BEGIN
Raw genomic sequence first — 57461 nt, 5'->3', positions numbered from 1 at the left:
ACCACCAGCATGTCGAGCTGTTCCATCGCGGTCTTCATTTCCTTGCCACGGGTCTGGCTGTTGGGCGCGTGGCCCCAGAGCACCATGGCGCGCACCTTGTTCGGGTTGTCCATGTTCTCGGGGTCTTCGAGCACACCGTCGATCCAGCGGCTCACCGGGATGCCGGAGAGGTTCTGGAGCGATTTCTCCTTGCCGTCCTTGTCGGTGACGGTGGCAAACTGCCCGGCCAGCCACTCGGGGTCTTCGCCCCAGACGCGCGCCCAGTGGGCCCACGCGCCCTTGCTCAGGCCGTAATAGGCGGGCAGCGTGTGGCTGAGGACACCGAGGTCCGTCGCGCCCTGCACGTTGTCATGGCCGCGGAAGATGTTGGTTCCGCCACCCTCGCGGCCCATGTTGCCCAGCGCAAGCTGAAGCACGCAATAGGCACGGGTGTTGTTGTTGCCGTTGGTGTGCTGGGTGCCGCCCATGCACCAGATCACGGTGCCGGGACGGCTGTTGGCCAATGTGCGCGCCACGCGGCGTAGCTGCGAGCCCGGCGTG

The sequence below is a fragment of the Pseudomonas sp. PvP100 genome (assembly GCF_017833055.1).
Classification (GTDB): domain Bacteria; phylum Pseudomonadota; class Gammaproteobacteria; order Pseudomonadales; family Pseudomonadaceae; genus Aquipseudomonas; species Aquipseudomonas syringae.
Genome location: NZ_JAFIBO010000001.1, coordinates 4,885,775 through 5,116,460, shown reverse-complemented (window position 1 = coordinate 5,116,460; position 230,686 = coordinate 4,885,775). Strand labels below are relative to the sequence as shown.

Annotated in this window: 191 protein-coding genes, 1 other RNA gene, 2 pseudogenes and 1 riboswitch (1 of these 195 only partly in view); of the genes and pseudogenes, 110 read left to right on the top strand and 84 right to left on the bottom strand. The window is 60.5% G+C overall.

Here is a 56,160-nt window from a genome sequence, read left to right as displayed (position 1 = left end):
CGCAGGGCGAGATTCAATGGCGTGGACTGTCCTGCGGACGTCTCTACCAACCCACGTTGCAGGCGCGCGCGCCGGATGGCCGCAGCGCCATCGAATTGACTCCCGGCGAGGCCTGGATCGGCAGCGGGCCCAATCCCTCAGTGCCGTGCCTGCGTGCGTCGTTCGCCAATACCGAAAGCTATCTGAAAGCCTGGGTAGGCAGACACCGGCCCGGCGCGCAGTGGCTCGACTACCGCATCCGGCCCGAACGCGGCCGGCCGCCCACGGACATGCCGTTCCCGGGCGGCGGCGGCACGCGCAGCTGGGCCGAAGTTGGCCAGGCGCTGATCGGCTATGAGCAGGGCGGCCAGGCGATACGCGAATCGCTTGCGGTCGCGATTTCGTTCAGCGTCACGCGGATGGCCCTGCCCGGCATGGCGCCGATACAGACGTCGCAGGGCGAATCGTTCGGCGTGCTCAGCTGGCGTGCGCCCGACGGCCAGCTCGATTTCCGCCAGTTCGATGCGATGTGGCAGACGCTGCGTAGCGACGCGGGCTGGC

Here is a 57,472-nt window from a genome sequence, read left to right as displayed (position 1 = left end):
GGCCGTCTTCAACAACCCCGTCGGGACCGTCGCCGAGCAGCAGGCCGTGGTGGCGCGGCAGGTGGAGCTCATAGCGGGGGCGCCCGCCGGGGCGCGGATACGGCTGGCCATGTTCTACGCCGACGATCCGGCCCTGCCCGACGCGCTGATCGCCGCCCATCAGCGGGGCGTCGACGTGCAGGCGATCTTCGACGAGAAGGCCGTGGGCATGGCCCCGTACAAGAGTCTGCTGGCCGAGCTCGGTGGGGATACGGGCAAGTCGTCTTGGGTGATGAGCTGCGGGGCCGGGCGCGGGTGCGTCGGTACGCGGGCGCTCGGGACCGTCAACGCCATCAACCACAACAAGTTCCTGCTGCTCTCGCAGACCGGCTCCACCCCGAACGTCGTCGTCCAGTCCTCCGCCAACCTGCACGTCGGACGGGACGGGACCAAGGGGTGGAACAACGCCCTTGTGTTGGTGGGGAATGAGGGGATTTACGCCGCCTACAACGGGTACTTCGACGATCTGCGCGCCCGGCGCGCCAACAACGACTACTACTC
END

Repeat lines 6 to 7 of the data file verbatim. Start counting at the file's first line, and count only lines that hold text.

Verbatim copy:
Annotated in this window: 191 protein-coding genes, 1 other RNA gene, 2 pseudogenes and 1 riboswitch (1 of these 195 only partly in view); of the genes and pseudogenes, 110 read left to right on the top strand and 84 right to left on the bottom strand. The window is 60.5% G+C overall.

Here is a 56,160-nt window from a genome sequence, read left to right as displayed (position 1 = left end):